Note: the offal discussion happened over at Steg's place:
E-kvetcher's blog is here:
Need I mention that I read their blogs regularly?

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  • At 10:11 PM, Blogger e-kvetcher said…

    >These are the same vicious people who will deep-fry a Snickers bar without a second thought.

    I think residents of the great state just to the north of me do the same.

    Last I checked those cheeseheads still led the nation in morbid obesity and chronic alcoholism!

  • At 1:52 PM, Blogger mevaseretzion said…

    How about, meshaneh habriyot (perhaps applying more to the host who eats haggis) ?


  • At 2:45 PM, Blogger Lemuel said…

    In your post about durian a while ago you brought me to Indonesia. Now you take me from South America (Suriname) to Holland (Bijlmermeer/Amsterdam). I lived both in South America and in Holland, know Surinam people, visited Kwaku 2 or 3 times, but never heard of haggis. By saying a braga you suppose it is kasher? Baruch Hashem I don't eat outdoors. I cannot believe I would swallow it.

    About Suriname: do you know that it has the ruins of the oldest synagog of the Americas? After being exiled from Spain Jews also settled in South America, so also in Suriname. These Sephardim did not mix with the Ashkenazim who came from Holland. In the capital of Suriname, Paramaribo, the synagog stands beside a mosque. On the floor in the synagog there is white sand, symbolizing the dessert. (The synagog in Curacao has the same.) You are right about the population. A mix of everything. In one family you have Muslems, Christians and Jews living peaceful together.

    The grandfather of my wife came from Scotland. I'm going to ask the family if they know about haggis. Still cannot beleive there exists something like that.

  • At 7:22 PM, Anonymous Anonymous said…

    Dear Mr. BOTH,

    There has been a terrible misconception among Orthodox Jews. They understand the verse "ve hagisa bo yomam va laila", And thou shalt delve in in by day and by night, to refer to the Torah. And therefore, they study Torah all day, every day. But in fact, it refers to the Sexual Fantasies of the Nazis. It is davka the Sexual Fantasies of the Nazis that one is supposed to study all day.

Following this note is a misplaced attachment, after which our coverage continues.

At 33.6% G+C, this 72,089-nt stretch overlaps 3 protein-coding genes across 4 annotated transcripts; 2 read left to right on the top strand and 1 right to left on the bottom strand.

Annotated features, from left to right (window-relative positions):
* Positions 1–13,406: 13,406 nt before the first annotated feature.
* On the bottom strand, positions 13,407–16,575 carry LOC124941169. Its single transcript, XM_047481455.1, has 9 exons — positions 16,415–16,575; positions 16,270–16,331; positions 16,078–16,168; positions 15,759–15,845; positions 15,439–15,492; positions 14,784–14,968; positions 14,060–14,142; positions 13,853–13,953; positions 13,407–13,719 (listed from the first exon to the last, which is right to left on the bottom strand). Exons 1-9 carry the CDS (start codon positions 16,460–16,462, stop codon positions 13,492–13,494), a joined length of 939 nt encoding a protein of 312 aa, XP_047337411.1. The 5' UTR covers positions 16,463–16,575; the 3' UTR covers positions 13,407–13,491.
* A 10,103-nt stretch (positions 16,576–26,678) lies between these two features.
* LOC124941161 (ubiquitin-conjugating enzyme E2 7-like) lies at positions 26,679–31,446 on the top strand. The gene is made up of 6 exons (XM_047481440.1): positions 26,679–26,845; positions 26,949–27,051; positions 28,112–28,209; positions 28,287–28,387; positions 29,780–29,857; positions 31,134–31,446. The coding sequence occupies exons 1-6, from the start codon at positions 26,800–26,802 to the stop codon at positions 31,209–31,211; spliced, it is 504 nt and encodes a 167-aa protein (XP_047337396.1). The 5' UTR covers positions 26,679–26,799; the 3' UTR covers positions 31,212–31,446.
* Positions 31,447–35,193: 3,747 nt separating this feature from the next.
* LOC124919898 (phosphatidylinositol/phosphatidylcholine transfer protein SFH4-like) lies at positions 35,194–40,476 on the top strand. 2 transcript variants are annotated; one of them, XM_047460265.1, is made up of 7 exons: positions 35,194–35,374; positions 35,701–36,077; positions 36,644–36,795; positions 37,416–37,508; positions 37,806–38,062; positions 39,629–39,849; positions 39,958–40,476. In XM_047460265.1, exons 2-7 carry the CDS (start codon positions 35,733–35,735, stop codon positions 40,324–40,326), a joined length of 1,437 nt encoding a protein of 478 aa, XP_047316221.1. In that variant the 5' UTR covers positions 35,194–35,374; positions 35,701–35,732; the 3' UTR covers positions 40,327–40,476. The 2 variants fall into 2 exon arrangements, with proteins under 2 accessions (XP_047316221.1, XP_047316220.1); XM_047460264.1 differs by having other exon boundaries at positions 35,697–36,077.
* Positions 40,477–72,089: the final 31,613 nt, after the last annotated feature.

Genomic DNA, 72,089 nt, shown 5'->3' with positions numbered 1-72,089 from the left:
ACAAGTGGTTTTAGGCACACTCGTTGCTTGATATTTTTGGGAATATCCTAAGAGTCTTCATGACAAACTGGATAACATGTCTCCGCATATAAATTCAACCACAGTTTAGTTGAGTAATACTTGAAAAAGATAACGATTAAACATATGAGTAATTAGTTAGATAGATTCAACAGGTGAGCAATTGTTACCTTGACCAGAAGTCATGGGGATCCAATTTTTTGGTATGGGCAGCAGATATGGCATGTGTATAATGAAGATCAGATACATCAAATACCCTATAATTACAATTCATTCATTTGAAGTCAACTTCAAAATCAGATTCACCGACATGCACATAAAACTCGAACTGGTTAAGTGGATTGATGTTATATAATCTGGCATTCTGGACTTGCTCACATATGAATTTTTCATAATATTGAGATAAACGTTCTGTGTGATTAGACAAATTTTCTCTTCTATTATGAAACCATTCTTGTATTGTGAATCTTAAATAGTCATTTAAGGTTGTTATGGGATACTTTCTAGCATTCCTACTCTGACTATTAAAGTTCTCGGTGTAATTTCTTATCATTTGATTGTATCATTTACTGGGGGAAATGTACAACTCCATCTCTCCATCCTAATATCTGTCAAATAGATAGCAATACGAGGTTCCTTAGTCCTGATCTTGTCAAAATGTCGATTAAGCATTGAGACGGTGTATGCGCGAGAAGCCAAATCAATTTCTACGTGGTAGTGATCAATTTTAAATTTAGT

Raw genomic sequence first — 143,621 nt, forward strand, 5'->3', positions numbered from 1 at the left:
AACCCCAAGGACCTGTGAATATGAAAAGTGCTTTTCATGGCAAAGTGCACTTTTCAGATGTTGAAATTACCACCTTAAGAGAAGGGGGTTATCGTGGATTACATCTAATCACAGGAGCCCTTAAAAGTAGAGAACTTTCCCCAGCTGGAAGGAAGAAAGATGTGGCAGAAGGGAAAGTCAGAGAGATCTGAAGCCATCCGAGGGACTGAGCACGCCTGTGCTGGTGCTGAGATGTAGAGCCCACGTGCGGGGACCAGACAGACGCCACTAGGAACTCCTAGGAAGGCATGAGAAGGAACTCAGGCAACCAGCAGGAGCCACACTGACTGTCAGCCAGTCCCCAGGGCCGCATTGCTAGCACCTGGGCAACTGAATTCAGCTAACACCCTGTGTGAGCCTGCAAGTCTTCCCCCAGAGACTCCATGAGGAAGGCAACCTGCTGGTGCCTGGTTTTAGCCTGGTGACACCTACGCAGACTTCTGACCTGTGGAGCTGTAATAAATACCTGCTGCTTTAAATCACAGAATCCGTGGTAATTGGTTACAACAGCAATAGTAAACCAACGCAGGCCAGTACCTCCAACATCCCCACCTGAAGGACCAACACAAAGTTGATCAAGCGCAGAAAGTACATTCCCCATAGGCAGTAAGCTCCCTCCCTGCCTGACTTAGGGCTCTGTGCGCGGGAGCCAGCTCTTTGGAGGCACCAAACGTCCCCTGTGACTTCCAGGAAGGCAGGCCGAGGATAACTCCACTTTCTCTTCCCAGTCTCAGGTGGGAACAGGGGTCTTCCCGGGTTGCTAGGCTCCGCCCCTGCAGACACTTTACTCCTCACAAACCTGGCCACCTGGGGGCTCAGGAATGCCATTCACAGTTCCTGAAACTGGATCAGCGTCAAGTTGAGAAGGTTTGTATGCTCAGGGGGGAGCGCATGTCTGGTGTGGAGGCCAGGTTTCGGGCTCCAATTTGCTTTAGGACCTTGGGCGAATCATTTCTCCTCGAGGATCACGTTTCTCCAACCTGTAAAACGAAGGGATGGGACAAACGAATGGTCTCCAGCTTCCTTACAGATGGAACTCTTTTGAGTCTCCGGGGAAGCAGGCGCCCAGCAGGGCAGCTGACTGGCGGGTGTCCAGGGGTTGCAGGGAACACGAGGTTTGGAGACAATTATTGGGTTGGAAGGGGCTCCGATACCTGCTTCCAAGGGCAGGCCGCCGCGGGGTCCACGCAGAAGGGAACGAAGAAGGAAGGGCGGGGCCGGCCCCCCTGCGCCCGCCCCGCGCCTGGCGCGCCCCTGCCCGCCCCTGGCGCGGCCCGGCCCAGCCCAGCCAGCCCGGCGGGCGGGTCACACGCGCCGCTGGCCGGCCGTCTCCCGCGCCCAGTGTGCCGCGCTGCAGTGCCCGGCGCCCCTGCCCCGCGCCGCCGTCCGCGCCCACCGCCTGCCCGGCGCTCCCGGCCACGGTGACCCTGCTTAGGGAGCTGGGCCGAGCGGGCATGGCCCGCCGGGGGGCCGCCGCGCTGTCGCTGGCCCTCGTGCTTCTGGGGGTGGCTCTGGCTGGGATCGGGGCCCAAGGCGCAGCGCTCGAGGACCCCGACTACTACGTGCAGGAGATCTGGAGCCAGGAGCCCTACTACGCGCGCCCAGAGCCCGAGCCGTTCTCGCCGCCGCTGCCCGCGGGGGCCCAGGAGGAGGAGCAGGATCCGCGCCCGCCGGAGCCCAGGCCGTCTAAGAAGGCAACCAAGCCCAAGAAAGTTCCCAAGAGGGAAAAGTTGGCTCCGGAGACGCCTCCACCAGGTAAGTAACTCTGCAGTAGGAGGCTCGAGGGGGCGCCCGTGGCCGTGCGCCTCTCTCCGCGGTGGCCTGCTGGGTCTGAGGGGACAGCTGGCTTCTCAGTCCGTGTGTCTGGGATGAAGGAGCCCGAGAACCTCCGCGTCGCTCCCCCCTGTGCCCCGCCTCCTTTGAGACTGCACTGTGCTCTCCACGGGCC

I expect a post from you on this topic, forthwith.


    Lawrence Cuttleworth

  • At 2:45 AM, Anonymous graham said…

    I havent' eaten haggis for ages - but it does taste good (I'm also entitled to wear the Robertson tartan - though I was only six last time I wore a kilt)

    Apparently haggis cannot legally be sold in the United States because the FDA views products made with lung tissue as unfit for human consumption. So you Yankees will just have to make your own or go to Scotland

    I have recently eaten starry-gazy pie a dish from Cornwall, - it is a fish pie with whole fish heads poking through the crust

    Really scares the wife that one - she won't touch it


  • At 2:58 AM, Blogger Lemuel said…

    I support Anonymous's question. Studying Thorah keeps me busy every day. I am thankful that I am able to do so. In the sidur there is a minimun level of the daily study, in the morning section, right after Adom Olam: The blessing of the priests, followed by 2 sentences from the Mishnah and a few sentences from the Gemarah.

    I don't understand the reference to the Nazis, Anonymous. Orthodoxy exists thousands of years. Nazism is of the last century. Or do you include eras as crusades, Roman occupation and the like under Nazism? I just wonder.

  • At 10:08 AM, Anonymous Anonymous said…

    Lemuel, do you doubt that the Torah prophetically knew what was going to happen in the future? This mitzvah was a mitzvah for the future, after the writings of the Nazis, including their sexual fantasies, would be published.

  • At 7:22 AM, Blogger Lemuel said…

    No, Anonymous, I don't doubt Torah. Not a second. Torah is "emet".
    ...If we do this, that will happen. If we don't do this, that will happen...
    I, too, think that we must study Torah every day. I myself am not able to study all day. I must honestly say that I must study this mitzvah. I'll discuss it in the congregation, and am looking forward to a post from the Blogmaster.